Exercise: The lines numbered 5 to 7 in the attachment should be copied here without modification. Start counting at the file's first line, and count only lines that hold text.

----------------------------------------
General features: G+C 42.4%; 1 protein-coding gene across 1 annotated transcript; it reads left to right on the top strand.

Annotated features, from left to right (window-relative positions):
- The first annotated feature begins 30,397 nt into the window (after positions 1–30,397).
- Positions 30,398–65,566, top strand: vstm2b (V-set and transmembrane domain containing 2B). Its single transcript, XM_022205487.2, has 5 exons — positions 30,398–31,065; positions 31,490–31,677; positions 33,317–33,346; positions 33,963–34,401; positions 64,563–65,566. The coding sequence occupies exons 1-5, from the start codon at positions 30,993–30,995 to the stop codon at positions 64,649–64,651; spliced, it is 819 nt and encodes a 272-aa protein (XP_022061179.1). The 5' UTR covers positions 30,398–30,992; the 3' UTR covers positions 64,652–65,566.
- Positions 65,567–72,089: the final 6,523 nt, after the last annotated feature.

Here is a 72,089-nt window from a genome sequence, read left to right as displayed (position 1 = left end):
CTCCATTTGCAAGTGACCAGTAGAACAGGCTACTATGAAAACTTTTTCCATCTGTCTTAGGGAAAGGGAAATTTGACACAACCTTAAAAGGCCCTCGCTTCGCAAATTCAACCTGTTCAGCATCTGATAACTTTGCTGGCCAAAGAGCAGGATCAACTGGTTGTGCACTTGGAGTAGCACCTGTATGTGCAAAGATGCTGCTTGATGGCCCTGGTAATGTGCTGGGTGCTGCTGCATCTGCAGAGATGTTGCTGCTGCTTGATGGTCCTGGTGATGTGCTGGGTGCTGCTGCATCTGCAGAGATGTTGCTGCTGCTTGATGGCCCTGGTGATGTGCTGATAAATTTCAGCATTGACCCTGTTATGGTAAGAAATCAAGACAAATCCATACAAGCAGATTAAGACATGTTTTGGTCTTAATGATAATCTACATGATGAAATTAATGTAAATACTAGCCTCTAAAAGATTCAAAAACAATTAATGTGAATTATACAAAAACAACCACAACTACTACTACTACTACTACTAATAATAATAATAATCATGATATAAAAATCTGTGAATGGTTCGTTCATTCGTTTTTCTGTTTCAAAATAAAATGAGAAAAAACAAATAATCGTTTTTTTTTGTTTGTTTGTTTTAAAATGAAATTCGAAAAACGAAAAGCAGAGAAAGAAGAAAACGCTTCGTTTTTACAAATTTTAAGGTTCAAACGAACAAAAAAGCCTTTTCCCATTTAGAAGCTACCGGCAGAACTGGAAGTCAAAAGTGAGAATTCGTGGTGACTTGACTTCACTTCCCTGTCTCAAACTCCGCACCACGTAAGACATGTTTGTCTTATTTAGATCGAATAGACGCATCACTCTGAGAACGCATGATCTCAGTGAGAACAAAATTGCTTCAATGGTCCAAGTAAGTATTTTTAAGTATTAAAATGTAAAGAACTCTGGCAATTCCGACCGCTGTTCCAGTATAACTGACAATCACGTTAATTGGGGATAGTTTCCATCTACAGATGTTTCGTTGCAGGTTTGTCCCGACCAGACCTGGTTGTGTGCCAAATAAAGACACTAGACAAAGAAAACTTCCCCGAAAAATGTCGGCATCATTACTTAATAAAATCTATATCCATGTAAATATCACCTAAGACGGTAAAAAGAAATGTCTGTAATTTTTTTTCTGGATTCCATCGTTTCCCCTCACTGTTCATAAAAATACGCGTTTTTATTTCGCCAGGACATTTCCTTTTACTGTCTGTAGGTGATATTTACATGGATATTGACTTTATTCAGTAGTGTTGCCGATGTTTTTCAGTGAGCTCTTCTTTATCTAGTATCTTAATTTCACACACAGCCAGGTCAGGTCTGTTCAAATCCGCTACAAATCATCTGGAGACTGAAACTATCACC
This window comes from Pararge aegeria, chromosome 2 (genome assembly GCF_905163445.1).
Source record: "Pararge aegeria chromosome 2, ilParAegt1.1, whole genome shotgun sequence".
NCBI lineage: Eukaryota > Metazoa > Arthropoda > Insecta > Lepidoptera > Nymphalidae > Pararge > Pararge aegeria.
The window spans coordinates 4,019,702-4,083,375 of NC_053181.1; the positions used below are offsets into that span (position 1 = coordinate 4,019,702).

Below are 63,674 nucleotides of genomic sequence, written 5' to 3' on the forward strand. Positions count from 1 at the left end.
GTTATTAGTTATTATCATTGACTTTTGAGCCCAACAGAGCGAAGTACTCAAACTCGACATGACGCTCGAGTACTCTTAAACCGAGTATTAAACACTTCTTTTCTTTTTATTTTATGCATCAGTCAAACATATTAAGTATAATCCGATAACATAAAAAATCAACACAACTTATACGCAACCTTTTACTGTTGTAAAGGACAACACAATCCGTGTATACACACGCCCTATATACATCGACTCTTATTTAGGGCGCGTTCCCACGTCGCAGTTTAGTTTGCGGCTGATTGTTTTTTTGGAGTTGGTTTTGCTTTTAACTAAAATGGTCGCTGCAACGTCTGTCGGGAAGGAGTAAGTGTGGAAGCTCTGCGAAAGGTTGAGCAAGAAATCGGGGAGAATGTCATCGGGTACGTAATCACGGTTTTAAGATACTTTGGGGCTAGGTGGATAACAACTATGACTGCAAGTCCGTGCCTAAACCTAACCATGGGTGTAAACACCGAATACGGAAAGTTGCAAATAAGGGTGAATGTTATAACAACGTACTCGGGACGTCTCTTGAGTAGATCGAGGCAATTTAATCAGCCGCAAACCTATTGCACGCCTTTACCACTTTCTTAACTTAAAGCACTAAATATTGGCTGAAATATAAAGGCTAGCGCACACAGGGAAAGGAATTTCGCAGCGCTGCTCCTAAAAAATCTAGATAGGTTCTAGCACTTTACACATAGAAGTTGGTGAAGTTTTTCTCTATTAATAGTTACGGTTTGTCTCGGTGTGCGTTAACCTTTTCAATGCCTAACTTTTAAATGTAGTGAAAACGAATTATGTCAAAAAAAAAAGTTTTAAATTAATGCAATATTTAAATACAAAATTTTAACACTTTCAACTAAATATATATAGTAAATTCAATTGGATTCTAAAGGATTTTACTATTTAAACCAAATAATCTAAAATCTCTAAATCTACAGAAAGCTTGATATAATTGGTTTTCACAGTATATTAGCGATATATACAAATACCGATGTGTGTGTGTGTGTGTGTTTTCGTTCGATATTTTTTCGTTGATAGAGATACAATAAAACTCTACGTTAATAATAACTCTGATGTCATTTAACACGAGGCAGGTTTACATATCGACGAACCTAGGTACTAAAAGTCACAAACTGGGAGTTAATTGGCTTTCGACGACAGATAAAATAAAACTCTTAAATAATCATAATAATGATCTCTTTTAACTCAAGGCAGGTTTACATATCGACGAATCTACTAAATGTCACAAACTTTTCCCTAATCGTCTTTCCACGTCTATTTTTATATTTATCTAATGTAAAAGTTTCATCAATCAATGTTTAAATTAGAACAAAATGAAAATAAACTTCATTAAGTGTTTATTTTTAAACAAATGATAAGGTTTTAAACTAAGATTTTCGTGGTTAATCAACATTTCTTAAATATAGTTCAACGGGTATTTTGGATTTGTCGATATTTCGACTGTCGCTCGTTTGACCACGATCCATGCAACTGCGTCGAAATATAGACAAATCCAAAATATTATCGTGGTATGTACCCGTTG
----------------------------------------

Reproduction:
- Positions 65,567–72,089: the final 6,523 nt, after the last annotated feature.

Here is a 72,089-nt window from a genome sequence, read left to right as displayed (position 1 = left end):
CTCCATTTGCAAGTGACCAGTAGAACAGGCTACTATGAAAACTTTTTCCATCTGTCTTAGGGAAAGGGAAATTTGACACAACCTTAAAAGGCCCTCGCTTCGCAAATTCAACCTGTTCAGCATCTGATAACTTTGCTGGCCAAAGAGCAGGATCAACTGGTTGTGCACTTGGAGTAGCACCTGTATGTGCAAAGATGCTGCTTGATGGCCCTGGTAATGTGCTGGGTGCTGCTGCATCTGCAGAGATGTTGCTGCTGCTTGATGGTCCTGGTGATGTGCTGGGTGCTGCTGCATCTGCAGAGATGTTGCTGCTGCTTGATGGCCCTGGTGATGTGCTGATAAATTTCAGCATTGACCCTGTTATGGTAAGAAATCAAGACAAATCCATACAAGCAGATTAAGACATGTTTTGGTCTTAATGATAATCTACATGATGAAATTAATGTAAATACTAGCCTCTAAAAGATTCAAAAACAATTAATGTGAATTATACAAAAACAACCACAACTACTACTACTACTACTACTAATAATAATAATAATCATGATATAAAAATCTGTGAATGGTTCGTTCATTCGTTTTTCTGTTTCAAAATAAAATGAGAAAAAACAAATAATCGTTTTTTTTTGTTTGTTTGTTTTAAAATGAAATTCGAAAAACGAAAAGCAGAGAAAGAAGAAAACGCTTCGTTTTTACAAATTTTAAGGTTCAAACGAACAAAAAAGCCTTTTCCCATTTAGAAGCTACCGGCAGAACTGGAAGTCAAAAGTGAGAATTCGTGGTGACTTGACTTCACTTCCCTGTCTCAAACTCCGCACCACGTAAGACATGTTTGTCTTATTTAGATCGAATAGACGCATCACTCTGAGAACGCATGATCTCAGTGAGAACAAAATTGCTTCAATGGTCCAAGTAAGTATTTTTAAGTATTAAAATGTAAAGAACTCTGGCAATTCCGACCGCTGTTCCAGTATAACTGACAATCACGTTAATTGGGGATAGTTTCCATCTACAGATGTTTCGTTGCAGGTTTGTCCCGACCAGACCTGGTTGTGTGCCAAATAAAGACACTAGACAAAGAAAACTTCCCCGAAAAATGTCGGCATCATTACTTAATAAAATCTATATCCATGTAAATATCACCTAAGACGGTAAAAAGAAATGTCTGTAATTTTTTTTCTGGATTCCATCGTTTCCCCTCACTGTTCATAAAAATACGCGTTTTTATTTCGCCAGGACATTTCCTTTTACTGTCTGTAGGTGATATTTACATGGATATTGACTTTATTCAGTAGTGTTGCCGATGTTTTTCAGTGAGCTCTTCTTTATCTAGTATCTTAATTTCACACACAGCCAGGTCAGGTCTGTTCAAATCCGCTACAAATCATCTGGAGACTGAAACTATCACC